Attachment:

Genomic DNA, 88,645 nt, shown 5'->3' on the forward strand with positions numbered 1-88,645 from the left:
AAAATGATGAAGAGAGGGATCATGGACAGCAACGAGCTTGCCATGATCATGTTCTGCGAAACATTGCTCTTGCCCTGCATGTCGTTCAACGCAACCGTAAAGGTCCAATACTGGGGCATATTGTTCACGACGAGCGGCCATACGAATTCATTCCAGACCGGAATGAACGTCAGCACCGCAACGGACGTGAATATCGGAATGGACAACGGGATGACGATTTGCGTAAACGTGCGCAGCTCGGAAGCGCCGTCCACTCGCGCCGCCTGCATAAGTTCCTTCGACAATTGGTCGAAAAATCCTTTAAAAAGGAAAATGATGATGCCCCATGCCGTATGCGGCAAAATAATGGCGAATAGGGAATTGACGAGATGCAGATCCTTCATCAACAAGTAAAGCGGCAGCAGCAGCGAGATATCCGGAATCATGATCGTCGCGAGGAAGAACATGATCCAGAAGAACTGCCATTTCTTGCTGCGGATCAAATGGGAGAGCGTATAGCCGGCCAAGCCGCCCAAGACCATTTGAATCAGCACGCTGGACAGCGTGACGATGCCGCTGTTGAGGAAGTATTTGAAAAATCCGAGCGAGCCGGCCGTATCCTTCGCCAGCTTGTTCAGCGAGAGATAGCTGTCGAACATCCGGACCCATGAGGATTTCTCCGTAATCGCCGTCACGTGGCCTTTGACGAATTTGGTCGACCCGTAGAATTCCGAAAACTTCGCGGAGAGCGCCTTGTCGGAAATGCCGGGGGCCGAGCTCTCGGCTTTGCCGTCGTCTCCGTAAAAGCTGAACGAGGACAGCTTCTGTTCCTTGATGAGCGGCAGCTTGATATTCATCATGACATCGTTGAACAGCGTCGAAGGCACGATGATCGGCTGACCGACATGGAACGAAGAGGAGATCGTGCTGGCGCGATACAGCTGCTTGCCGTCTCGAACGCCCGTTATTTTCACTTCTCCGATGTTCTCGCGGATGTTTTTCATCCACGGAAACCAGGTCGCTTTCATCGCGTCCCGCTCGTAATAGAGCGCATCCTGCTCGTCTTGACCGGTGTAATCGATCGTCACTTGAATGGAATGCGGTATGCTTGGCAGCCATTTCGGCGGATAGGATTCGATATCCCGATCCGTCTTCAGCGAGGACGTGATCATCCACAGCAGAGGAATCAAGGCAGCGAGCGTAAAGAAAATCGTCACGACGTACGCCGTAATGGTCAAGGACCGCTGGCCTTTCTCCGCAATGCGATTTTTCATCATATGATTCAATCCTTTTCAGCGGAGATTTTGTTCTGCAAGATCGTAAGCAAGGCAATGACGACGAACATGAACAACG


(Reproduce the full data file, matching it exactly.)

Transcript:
Genomic DNA, 88,645 nt, shown 5'->3' on the forward strand with positions numbered 1-88,645 from the left:
AAAATGATGAAGAGAGGGATCATGGACAGCAACGAGCTTGCCATGATCATGTTCTGCGAAACATTGCTCTTGCCCTGCATGTCGTTCAACGCAACCGTAAAGGTCCAATACTGGGGCATATTGTTCACGACGAGCGGCCATACGAATTCATTCCAGACCGGAATGAACGTCAGCACCGCAACGGACGTGAATATCGGAATGGACAACGGGATGACGATTTGCGTAAACGTGCGCAGCTCGGAAGCGCCGTCCACTCGCGCCGCCTGCATAAGTTCCTTCGACAATTGGTCGAAAAATCCTTTAAAAAGGAAAATGATGATGCCCCATGCCGTATGCGGCAAAATAATGGCGAATAGGGAATTGACGAGATGCAGATCCTTCATCAACAAGTAAAGCGGCAGCAGCAGCGAGATATCCGGAATCATGATCGTCGCGAGGAAGAACATGATCCAGAAGAACTGCCATTTCTTGCTGCGGATCAAATGGGAGAGCGTATAGCCGGCCAAGCCGCCCAAGACCATTTGAATCAGCACGCTGGACAGCGTGACGATGCCGCTGTTGAGGAAGTATTTGAAAAATCCGAGCGAGCCGGCCGTATCCTTCGCCAGCTTGTTCAGCGAGAGATAGCTGTCGAACATCCGGACCCATGAGGATTTCTCCGTAATCGCCGTCACGTGGCCTTTGACGAATTTGGTCGACCCGTAGAATTCCGAAAACTTCGCGGAGAGCGCCTTGTCGGAAATGCCGGGGGCCGAGCTCTCGGCTTTGCCGTCGTCTCCGTAAAAGCTGAACGAGGACAGCTTCTGTTCCTTGATGAGCGGCAGCTTGATATTCATCATGACATCGTTGAACAGCGTCGAAGGCACGATGATCGGCTGACCGACATGGAACGAAGAGGAGATCGTGCTGGCGCGATACAGCTGCTTGCCGTCTCGAACGCCCGTTATTTTCACTTCTCCGATGTTCTCGCGGATGTTTTTCATCCACGGAAACCAGGTCGCTTTCATCGCGTCCCGCTCGTAATAGAGCGCATCCTGCTCGTCTTGACCGGTGTAATCGATCGTCACTTGAATGGAATGCGGTATGCTTGGCAGCCATTTCGGCGGATAGGATTCGATATCCCGATCCGTCTTCAGCGAGGACGTGATCATCCACAGCAGAGGAATCAAGGCAGCGAGCGTAAAGAAAATCGTCACGACGTACGCCGTAATGGTCAAGGACCGCTGGCCTTTCTCCGCAATGCGATTTTTCATCATATGATTCAATCCTTTTCAGCGGAGATTTTGTTCTGCAAGATCGTAAGCAAGGCAATGACGACGAACATGAACAACG